Wall Street finished solidly higher Thursday, coming back from a day of mostly sharp losses, after the World Health Organization declared the coronavirus a global health emergency, but backed China’s efforts to contain the outbreak, calming fears of a global pandemic.
The S&P 500 rose 0.31%, while the Nasdaq Composite gained 0.26% and the Dow Jones Industrial Average rose 0.43%.
“I have seen the capacity and I believe (China) will control this outbreak as soon as possible,” said WHO Director-General Tedros Adhanom Ghebreyesus on the heels of declaring the virus outbreak a global health emergency.
The apparent vote of confidence in China’s ability to contain the outbreak calmed contagion fears, which had intensified after the death toll in China rose to 170, with as many as 8,200 cases confirmed so far.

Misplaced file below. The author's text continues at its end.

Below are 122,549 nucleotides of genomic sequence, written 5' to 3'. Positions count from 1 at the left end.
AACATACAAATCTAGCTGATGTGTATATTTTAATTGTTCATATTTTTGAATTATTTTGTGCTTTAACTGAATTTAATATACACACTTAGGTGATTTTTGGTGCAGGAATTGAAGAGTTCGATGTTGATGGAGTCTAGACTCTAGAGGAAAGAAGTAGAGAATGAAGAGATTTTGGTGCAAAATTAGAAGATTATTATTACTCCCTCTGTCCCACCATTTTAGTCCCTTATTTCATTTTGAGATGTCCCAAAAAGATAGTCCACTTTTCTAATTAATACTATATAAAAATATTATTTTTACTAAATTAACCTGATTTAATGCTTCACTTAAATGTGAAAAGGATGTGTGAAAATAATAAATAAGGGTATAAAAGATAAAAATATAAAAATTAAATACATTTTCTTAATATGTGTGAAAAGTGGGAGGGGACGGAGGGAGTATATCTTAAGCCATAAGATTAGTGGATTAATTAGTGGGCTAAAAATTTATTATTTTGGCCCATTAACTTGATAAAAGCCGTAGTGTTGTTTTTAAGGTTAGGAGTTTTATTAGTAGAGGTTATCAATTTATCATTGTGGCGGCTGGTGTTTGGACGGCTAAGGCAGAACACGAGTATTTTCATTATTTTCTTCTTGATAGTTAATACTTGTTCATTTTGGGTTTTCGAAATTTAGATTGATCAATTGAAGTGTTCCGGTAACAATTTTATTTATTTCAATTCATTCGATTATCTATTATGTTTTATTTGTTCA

Casino stocks with exposure to China’s gambling capital Macau caught a bid, with Wynn Resorts , Las Vegas Sands and MLCO ended more than 2% higher.
While casino operators in Macau are expected to “see a significant cash flow impact as a result of the spread of coronavirus, their strong credits profiles will likely shelter them from widespread downgrades,” Fitch Ratings said.
The swing from lows in the broader market capped a day awash with mixed quarterly results.
Coca-Cola reported quarterly revenue that topped estimates as the launch of new products underpinned growth, sending its shares up 3%.
Tesla , meanwhile, surged about 10% after the electric automaker topped earnings estimates and pledged to deliver over 500,000 cars for the year, well above consensus of about 475,000.
In tech, Microsoft climbed 2.7% as strong growth in its cloud business boosted sales to record levels, above Wall Street estimates.
Facebook pared some of its losses to end the day down 6% as its earnings beat was overshadowed by worries over slowing revenue and user growth.
But some on Wall Street said weakness in the social media giant is a buying opportunity.